The full-scale results of how Oregon’s laws will affect substance use rehabilitation and people’s ability to receive care will take time to come into fruition as they are only in their first year. There are, however, still some numbers and statistics that those interested can go by. What can be seen is that Oregon has transferred millions of funding into the treatment sector so far. Additional structural changes are still in the works as well as more people leave prison and jails and move over to healthcare.

Is Decriminalization a Good Idea?

There is some hesitation about decriminalization. Again, there are arguments out of fear that there won’t be any real consequence of drug use, at least on a punitive scale. There are also concerns that drug decriminalization could mean that drugs are more accessible because there’s less fear of consequence from possession.

Since it still takes a while to collect data and research the impact of decriminalization, the results of Oregon’s choice to decriminalize will still take a while to process. As Oregon is a pioneer in this experiment, it will be interesting to see what the impact will be.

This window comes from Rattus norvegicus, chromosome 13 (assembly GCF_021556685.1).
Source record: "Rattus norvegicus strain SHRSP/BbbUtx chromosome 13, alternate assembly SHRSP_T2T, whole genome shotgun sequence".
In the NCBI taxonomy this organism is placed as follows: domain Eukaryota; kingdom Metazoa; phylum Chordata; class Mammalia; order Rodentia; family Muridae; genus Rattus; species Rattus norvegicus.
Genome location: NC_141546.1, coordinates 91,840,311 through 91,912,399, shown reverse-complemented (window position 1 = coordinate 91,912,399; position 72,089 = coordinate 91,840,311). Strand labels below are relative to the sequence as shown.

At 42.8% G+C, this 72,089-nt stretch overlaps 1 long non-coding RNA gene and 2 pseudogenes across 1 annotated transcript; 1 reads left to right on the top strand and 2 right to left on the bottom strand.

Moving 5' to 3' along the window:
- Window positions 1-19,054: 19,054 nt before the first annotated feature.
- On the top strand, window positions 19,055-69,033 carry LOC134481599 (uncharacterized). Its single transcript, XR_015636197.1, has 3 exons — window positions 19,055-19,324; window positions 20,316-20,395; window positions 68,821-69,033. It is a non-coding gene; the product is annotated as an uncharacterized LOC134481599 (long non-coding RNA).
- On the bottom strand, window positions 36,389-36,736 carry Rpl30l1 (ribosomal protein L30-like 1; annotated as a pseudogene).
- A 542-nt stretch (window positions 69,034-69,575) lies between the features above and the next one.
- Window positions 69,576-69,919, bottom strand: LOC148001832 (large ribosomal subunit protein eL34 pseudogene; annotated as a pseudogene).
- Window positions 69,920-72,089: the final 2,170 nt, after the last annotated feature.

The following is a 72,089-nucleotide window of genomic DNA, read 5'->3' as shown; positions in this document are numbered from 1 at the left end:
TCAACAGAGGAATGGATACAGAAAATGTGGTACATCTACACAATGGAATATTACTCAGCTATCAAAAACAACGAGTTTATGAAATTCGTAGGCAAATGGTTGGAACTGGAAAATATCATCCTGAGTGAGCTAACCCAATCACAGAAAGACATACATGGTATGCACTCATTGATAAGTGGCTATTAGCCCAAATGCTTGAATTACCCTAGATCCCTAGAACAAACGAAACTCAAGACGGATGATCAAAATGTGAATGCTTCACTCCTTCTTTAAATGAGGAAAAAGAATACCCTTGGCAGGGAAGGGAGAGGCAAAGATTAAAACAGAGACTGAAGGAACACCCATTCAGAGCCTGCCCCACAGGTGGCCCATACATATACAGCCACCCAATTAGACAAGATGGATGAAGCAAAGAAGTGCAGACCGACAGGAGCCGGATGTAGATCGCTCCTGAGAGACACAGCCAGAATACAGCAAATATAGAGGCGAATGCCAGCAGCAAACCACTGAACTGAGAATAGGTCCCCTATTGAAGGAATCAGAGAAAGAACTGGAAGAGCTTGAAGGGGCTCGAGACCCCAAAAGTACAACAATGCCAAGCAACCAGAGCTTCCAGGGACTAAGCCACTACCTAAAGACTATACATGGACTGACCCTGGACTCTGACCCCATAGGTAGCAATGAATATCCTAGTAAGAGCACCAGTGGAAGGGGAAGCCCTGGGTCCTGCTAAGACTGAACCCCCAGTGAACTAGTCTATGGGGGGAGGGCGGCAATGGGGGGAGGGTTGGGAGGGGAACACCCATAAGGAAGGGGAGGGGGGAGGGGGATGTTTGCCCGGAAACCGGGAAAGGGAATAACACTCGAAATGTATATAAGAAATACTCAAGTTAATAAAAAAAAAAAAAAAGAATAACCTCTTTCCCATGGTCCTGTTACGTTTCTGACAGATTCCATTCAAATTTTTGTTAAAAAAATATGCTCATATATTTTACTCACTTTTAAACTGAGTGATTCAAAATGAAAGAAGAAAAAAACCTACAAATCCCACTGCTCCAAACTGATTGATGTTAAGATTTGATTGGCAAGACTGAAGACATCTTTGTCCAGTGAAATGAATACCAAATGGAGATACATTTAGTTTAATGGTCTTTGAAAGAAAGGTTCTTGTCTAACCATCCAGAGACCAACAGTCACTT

Rebuilding From the Ground Up

Another issue Oregon faces is that, at this time, the structures aren’t in place to accept resource allocation. Countries like Portugal that have decriminalized drugs could see immediate results because they already had a solid addiction treatment infrastructure. Oregon, which started as one of the most addicted states, and one with the least amount of addiction treatment and recovery services, still lacks detox and treatment centers, sober housing, and harm reduction programs. This situation will require Oregon to build from the ground up, meaning any substantial data won’t come until all of those structures are in place.

Drug decriminalization is still fairly new in the United States, and there is still a lot this country will need to learn about implementing it. There’s plenty of evidence to prove that decriminalization could be a future solution to addiction treatment, but many people are still apprehensive. While Oregon continues to build infrastructure, eyes will be glued to the numbers to see how successful this law can be for states that move to this ideal in the future. In the meantime, most drugs are still illegal to possess and use, pushing more people away from treatment and rehabilitation services and instead into the criminal justice system. We can only hope that in the future, we can find a solution that prioritizes recovery over punishment for simple possession. Drug laws are complex. If you are concerned about drug laws in your area or are interested in learning more about the future of drug possession, call Jaywalker Lodge today at (855) 529-9255.

author avatar
Stefan Bate, MA, LAC, CCTP Chief Clinical Officer
Stefan Bate, BA, MA, LAC holds a Master's Degree in Applied Psychology from Regis University and is a Licensed Addiction Counselor in the state of Colorado. Stefan has wide-ranging experience in the field of addiction recovery including: working as a recovery coach, therapist, and program director.